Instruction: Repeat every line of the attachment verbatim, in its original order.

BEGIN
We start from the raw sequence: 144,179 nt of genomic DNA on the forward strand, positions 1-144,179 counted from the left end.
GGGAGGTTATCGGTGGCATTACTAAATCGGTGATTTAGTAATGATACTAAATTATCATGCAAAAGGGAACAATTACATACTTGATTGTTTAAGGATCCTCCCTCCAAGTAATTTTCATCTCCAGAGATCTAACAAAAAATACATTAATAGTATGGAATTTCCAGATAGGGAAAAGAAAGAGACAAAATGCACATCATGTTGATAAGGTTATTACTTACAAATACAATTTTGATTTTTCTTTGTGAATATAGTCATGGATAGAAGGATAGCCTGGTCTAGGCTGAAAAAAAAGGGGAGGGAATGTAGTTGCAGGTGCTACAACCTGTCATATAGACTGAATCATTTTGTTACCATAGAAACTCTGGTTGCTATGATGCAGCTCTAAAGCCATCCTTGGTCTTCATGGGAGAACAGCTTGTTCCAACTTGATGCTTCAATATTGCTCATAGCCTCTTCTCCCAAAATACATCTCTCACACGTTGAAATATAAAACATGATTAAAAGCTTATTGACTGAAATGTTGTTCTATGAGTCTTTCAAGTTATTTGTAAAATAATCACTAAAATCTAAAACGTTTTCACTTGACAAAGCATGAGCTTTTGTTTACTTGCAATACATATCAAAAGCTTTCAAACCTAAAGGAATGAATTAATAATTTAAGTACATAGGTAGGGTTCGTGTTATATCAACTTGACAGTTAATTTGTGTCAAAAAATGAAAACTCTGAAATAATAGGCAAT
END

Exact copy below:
We start from the raw sequence: 144,179 nt of genomic DNA on the forward strand, positions 1-144,179 counted from the left end.
GGGAGGTTATCGGTGGCATTACTAAATCGGTGATTTAGTAATGATACTAAATTATCATGCAAAAGGGAACAATTACATACTTGATTGTTTAAGGATCCTCCCTCCAAGTAATTTTCATCTCCAGAGATCTAACAAAAAATACATTAATAGTATGGAATTTCCAGATAGGGAAAAGAAAGAGACAAAATGCACATCATGTTGATAAGGTTATTACTTACAAATACAATTTTGATTTTTCTTTGTGAATATAGTCATGGATAGAAGGATAGCCTGGTCTAGGCTGAAAAAAAAGGGGAGGGAATGTAGTTGCAGGTGCTACAACCTGTCATATAGACTGAATCATTTTGTTACCATAGAAACTCTGGTTGCTATGATGCAGCTCTAAAGCCATCCTTGGTCTTCATGGGAGAACAGCTTGTTCCAACTTGATGCTTCAATATTGCTCATAGCCTCTTCTCCCAAAATACATCTCTCACACGTTGAAATATAAAACATGATTAAAAGCTTATTGACTGAAATGTTGTTCTATGAGTCTTTCAAGTTATTTGTAAAATAATCACTAAAATCTAAAACGTTTTCACTTGACAAAGCATGAGCTTTTGTTTACTTGCAATACATATCAAAAGCTTTCAAACCTAAAGGAATGAATTAATAATTTAAGTACATAGGTAGGGTTCGTGTTATATCAACTTGACAGTTAATTTGTGTCAAAAAATGAAAACTCTGAAATAATAGGCAAT